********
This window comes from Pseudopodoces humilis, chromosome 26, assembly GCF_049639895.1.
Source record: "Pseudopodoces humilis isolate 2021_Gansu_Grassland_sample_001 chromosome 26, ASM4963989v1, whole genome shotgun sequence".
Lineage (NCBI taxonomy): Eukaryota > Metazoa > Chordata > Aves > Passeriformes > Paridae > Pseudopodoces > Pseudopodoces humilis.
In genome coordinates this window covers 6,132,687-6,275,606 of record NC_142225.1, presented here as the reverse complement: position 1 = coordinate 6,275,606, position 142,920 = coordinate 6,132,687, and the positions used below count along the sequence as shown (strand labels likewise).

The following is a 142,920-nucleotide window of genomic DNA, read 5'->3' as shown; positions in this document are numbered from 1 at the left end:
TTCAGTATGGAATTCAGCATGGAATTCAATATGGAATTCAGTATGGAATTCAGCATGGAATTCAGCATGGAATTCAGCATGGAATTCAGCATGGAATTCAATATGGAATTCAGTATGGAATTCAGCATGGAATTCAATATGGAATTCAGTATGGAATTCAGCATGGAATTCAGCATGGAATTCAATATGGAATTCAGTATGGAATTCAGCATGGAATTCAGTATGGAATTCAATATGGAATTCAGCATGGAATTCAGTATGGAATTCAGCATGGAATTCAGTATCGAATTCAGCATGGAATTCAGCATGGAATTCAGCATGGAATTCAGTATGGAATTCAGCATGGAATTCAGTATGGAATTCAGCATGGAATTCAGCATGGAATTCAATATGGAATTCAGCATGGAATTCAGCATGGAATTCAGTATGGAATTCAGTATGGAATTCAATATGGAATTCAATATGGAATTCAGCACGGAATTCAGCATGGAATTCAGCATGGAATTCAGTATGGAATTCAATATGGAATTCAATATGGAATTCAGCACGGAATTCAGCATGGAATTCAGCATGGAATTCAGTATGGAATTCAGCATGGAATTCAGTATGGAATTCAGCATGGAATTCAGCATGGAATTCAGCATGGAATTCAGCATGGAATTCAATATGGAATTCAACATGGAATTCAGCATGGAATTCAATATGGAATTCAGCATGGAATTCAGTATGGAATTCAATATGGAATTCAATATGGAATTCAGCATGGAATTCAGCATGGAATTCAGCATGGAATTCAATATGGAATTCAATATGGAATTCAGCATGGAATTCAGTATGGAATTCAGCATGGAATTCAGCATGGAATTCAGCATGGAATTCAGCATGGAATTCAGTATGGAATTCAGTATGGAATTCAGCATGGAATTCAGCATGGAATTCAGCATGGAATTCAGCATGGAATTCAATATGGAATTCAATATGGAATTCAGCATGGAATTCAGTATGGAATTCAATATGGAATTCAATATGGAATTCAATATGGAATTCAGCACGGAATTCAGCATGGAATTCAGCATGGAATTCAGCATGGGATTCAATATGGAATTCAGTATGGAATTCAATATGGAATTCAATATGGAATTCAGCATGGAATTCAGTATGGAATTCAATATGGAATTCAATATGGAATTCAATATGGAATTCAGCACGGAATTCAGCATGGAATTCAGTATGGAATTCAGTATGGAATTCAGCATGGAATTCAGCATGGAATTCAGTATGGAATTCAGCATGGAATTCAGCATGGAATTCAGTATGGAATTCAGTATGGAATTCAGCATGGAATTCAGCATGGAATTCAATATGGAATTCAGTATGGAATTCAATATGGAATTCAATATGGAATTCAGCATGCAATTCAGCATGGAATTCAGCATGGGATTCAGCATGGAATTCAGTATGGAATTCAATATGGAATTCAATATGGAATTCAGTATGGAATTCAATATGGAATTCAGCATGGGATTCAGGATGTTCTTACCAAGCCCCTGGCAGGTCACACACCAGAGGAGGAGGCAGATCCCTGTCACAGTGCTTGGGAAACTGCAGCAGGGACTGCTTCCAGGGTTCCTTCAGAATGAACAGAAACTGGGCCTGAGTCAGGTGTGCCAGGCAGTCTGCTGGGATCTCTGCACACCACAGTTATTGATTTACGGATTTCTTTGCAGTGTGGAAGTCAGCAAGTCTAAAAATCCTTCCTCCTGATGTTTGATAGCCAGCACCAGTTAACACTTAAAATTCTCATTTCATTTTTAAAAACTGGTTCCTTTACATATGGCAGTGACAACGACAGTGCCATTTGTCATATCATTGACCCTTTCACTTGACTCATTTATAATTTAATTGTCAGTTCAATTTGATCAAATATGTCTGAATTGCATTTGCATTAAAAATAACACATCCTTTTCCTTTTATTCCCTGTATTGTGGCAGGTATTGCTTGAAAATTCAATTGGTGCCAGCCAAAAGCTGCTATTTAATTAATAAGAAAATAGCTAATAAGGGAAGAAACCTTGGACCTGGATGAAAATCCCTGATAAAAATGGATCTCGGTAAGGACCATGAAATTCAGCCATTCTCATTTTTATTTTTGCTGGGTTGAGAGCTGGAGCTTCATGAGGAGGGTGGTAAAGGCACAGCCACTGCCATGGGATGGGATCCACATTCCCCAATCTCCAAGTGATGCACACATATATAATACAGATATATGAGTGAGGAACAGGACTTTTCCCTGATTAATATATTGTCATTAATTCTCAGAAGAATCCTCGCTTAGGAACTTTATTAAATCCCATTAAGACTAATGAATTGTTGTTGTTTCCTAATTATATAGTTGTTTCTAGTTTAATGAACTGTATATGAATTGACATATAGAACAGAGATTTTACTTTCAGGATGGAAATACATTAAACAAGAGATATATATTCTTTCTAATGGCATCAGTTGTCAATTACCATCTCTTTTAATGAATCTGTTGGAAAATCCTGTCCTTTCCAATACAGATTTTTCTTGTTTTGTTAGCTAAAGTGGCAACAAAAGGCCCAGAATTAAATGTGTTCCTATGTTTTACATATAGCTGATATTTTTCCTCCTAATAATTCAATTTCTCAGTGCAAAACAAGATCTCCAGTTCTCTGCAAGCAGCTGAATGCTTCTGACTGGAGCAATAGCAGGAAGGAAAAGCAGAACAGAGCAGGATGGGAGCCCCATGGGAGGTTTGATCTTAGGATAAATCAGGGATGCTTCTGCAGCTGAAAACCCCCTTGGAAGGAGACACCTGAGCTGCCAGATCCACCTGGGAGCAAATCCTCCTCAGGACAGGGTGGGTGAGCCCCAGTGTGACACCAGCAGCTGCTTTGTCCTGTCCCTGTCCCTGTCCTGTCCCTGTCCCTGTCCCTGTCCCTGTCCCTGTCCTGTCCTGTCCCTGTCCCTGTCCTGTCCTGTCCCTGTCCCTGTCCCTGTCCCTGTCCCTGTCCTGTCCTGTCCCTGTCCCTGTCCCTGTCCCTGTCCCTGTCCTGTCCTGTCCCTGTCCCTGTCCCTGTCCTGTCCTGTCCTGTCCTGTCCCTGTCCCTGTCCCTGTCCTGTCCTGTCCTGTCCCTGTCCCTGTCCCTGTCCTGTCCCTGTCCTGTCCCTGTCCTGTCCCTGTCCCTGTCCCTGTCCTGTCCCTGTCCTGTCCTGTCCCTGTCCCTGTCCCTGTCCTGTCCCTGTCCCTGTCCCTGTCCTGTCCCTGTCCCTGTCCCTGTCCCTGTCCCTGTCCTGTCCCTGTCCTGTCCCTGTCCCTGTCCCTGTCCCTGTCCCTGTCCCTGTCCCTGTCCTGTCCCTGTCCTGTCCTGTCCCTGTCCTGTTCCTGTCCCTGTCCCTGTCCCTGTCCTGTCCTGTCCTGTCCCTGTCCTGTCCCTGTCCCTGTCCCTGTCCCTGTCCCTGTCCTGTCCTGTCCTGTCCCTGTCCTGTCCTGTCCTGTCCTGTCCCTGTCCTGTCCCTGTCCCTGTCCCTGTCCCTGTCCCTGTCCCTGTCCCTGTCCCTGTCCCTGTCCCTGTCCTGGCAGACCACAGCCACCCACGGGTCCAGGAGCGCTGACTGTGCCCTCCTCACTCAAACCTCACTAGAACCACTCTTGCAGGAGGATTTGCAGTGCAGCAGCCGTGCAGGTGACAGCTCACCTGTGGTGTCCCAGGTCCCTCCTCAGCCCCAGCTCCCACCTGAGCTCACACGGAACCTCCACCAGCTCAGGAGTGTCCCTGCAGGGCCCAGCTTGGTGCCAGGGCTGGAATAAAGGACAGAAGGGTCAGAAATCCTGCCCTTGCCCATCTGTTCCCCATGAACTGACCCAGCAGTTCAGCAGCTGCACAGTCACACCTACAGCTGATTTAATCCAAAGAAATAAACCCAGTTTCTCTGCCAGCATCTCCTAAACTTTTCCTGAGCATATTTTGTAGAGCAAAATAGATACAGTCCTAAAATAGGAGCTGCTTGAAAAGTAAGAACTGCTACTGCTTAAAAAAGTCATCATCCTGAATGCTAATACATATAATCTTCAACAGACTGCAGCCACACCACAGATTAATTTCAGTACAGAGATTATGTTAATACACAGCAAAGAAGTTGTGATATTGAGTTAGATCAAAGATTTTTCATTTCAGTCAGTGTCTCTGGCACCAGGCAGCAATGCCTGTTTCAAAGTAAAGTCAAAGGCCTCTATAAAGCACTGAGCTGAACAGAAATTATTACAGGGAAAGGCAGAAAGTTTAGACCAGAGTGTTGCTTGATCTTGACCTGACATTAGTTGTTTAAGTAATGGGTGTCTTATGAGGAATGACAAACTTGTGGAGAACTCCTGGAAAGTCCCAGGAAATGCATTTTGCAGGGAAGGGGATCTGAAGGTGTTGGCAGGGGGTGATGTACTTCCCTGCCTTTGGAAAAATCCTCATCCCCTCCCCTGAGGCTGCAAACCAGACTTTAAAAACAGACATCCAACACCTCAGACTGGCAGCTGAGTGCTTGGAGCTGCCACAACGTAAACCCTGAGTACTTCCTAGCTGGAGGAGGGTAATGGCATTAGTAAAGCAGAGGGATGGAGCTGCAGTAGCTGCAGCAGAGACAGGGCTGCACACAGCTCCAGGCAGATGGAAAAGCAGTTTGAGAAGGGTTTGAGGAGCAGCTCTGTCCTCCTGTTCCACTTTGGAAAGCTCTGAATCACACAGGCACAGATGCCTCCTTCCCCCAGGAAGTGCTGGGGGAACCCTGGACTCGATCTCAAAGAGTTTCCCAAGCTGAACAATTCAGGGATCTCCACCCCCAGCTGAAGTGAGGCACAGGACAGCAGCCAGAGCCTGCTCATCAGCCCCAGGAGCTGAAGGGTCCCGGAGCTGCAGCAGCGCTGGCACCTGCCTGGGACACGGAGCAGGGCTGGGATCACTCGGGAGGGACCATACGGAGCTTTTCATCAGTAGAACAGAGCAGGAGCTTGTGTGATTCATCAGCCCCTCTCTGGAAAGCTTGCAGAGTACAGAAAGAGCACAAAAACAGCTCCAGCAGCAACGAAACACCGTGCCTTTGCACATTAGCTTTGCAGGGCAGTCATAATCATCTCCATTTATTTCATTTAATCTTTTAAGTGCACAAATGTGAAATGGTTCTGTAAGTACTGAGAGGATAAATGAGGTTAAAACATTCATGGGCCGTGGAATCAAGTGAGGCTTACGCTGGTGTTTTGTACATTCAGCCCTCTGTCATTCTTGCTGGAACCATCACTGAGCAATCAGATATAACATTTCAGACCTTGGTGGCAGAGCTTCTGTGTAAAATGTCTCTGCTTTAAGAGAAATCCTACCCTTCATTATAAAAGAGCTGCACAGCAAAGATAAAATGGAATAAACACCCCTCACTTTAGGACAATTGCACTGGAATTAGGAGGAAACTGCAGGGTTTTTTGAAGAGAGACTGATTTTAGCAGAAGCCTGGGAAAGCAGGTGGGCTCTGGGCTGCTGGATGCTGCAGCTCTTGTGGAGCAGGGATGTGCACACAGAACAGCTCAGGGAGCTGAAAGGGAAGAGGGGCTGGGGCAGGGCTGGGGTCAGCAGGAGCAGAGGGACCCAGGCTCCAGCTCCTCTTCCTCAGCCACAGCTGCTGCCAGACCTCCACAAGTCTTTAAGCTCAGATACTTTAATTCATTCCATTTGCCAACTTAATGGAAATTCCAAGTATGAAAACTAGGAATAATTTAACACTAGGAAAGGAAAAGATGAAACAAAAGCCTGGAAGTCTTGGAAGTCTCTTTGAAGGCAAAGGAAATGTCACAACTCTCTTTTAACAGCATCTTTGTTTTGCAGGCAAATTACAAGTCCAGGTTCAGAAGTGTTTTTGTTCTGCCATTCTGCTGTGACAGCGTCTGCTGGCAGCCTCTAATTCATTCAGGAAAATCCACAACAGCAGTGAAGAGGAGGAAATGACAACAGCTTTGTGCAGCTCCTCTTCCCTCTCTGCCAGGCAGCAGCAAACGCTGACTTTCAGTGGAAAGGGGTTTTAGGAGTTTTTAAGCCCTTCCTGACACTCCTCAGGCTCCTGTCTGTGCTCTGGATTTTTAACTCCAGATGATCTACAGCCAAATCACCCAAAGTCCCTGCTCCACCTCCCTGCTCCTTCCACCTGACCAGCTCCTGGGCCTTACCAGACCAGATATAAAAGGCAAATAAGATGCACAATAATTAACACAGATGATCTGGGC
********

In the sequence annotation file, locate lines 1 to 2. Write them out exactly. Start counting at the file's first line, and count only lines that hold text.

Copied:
This window comes from Pseudopodoces humilis, chromosome 26, assembly GCF_049639895.1.
Source record: "Pseudopodoces humilis isolate 2021_Gansu_Grassland_sample_001 chromosome 26, ASM4963989v1, whole genome shotgun sequence".